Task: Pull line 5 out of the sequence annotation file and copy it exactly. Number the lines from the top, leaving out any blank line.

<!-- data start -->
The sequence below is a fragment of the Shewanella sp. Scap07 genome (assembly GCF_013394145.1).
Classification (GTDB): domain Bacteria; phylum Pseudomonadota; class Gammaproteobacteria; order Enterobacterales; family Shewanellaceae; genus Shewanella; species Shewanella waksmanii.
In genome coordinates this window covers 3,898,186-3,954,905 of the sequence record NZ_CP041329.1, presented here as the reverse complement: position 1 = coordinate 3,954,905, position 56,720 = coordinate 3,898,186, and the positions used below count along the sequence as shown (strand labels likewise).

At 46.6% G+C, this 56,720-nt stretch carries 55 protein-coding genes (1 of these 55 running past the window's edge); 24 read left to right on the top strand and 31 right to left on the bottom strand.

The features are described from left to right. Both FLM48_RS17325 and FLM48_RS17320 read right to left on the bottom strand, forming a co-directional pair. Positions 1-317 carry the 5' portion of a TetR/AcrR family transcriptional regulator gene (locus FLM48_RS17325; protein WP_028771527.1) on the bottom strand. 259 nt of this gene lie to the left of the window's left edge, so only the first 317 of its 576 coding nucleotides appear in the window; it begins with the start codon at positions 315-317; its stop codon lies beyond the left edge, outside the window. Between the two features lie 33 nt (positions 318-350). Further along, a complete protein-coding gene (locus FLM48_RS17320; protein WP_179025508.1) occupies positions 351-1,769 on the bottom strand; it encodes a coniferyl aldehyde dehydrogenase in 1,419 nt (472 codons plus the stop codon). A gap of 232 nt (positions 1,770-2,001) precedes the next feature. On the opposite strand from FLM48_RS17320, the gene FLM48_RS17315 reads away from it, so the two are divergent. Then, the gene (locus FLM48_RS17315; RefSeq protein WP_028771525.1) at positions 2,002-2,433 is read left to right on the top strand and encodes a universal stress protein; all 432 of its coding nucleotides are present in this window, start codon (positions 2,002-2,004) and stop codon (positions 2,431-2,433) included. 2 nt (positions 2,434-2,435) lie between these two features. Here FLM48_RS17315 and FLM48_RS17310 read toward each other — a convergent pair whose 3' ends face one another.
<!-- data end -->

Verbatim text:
The features are described from left to right. Both FLM48_RS17325 and FLM48_RS17320 read right to left on the bottom strand, forming a co-directional pair. Positions 1-317 carry the 5' portion of a TetR/AcrR family transcriptional regulator gene (locus FLM48_RS17325; protein WP_028771527.1) on the bottom strand. 259 nt of this gene lie to the left of the window's left edge, so only the first 317 of its 576 coding nucleotides appear in the window; it begins with the start codon at positions 315-317; its stop codon lies beyond the left edge, outside the window. Between the two features lie 33 nt (positions 318-350). Further along, a complete protein-coding gene (locus FLM48_RS17320; protein WP_179025508.1) occupies positions 351-1,769 on the bottom strand; it encodes a coniferyl aldehyde dehydrogenase in 1,419 nt (472 codons plus the stop codon). A gap of 232 nt (positions 1,770-2,001) precedes the next feature. On the opposite strand from FLM48_RS17320, the gene FLM48_RS17315 reads away from it, so the two are divergent. Then, the gene (locus FLM48_RS17315; RefSeq protein WP_028771525.1) at positions 2,002-2,433 is read left to right on the top strand and encodes a universal stress protein; all 432 of its coding nucleotides are present in this window, start codon (positions 2,002-2,004) and stop codon (positions 2,431-2,433) included. 2 nt (positions 2,434-2,435) lie between these two features. Here FLM48_RS17315 and FLM48_RS17310 read toward each other — a convergent pair whose 3' ends face one another.